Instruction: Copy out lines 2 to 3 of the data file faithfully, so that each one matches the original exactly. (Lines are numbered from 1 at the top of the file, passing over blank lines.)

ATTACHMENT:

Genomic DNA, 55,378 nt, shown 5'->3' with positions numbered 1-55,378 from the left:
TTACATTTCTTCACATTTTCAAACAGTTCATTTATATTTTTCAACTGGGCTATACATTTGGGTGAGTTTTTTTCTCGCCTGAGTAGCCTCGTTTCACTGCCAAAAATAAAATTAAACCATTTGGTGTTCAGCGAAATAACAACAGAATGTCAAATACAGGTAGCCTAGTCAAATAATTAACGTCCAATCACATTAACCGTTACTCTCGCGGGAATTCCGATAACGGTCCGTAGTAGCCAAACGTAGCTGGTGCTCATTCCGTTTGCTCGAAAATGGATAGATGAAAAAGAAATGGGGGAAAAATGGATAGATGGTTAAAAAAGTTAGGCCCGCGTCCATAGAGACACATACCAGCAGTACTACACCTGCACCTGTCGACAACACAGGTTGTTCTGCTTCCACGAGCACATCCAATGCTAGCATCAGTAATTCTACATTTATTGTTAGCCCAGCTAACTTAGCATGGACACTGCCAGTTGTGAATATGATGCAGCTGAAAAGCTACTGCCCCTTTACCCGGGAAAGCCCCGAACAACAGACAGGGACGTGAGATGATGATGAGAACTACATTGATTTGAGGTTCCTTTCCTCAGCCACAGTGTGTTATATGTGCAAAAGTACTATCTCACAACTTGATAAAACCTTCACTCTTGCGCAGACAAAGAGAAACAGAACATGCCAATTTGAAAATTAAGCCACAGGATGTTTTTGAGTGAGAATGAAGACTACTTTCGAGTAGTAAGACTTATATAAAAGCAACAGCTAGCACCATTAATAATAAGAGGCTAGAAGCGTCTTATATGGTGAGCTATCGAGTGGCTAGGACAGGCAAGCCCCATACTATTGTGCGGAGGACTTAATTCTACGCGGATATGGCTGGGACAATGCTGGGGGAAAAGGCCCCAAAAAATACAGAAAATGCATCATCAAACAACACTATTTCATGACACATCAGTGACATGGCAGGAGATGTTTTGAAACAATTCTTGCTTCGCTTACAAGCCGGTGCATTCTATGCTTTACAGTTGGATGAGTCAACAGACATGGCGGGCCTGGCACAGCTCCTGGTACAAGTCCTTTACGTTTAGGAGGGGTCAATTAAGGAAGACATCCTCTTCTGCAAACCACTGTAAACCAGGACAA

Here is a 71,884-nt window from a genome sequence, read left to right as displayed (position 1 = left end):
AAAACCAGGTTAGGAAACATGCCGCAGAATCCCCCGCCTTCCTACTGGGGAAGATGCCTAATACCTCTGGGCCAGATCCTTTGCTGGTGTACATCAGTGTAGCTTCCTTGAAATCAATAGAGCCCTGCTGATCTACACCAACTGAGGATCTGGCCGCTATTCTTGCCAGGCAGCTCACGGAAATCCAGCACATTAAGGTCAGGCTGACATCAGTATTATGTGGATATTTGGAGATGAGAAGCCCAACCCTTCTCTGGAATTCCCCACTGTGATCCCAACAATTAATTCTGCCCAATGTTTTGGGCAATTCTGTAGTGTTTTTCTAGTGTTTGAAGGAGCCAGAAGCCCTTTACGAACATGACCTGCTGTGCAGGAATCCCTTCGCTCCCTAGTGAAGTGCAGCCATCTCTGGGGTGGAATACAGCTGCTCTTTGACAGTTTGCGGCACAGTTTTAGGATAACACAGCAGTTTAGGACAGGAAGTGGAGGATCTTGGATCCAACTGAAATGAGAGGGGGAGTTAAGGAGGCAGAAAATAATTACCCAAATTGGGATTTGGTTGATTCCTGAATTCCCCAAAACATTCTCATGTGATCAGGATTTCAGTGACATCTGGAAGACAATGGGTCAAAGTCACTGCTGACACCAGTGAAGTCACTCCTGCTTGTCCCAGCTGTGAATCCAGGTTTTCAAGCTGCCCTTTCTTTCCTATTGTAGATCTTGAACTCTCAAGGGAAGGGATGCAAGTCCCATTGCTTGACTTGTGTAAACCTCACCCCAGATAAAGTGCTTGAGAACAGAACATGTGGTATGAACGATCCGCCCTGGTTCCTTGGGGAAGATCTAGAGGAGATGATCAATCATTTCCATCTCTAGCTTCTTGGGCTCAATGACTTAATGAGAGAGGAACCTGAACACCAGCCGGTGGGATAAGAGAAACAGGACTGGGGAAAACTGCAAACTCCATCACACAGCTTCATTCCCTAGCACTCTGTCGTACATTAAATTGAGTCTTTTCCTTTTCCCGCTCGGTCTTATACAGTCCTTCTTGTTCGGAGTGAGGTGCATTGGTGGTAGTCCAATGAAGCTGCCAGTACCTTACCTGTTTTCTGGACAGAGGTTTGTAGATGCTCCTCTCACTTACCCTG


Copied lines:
TTACATTTCTTCACATTTTCAAACAGTTCATTTATATTTTTCAACTGGGCTATACATTTGGGTGAGTTTTTTTCTCGCCTGAGTAGCCTCGTTTCACTGCCAAAAATAAAATTAAACCATTTGGTGTTCAGCGAAATAACAACAGAATGTCAAATACAGGTAGCCTAGTCAAATAATTAACGTCCAATCACATTAACCGTTACTCTCGCGGGAATTCCGATAACGGTCCGTAGTAGCCAAACGTAGCTGGTGCTCATTCCGTTTGCTCGAAAATGGATAGATGAAAAAGAAATGGGGGAAAAATGGATAGATGGTTAAAAAAGTTAGGCCCGCGTCCATAGAGACACATACCAGCAGTACTACACCTGCACCTGTCGACAACACAGGTTGTTCTGCTTCCACGAGCACATCCAATGCTAGCATCAGTAATTCTACATTTATTGTTAGCCCAGCTAACTTAGCATGGACACTGCCAGTTGTGAATATGATGCAGCTGAAAAGCTACTGCCCCTTTACCCGGGAAAGCCCCGAACAACAGACAGGGACGTGAGATGATGATGAGAACTACATTGATTTGAGGTTCCTTTCCTCAGCCACAGTGTGTTATATGTGCAAAAGTACTATCTCACAACTTGATAAAACCTTCACTCTTGCGCAGACAAAGAGAAACAGAACATGCCAATTTGAAAATTAAGCCACAGGATGTTTTTGAGTGAGAATGAAGACTACTTTCGAGTAGTAAGACTTATATAAAAGCAACAGCTAGCACCATTAATAATAAGAGGCTAGAAGCGTCTTATATGGTGAGCTATCGAGTGGCTAGGACAGGCAAGCCCCATACTATTGTGCGGAGGACTTAATTCTACGCGGATATGGCTGGGACAATGCTGGGGGAAAAGGCCCCAAAAAATACAGAAAATGCATCATCAAACAACACTATTTCATGACACATCAGTGACATGGCAGGAGATGTTTTGAAACAATTCTTGCTTCGCTTACAAGCCGGTGCATTCTATGCTTTACAGTTGGATGAGTCAACAGACATGGCGGGCCTGGCACAGCTCCTGGTACAAGTCCTTTACGTTTAGGAGGGGTCAATTAAGGAAGACATCCTCTTCTGCAAACCACTGTAAACCAGGACAA

Here is a 71,884-nt window from a genome sequence, read left to right as displayed (position 1 = left end):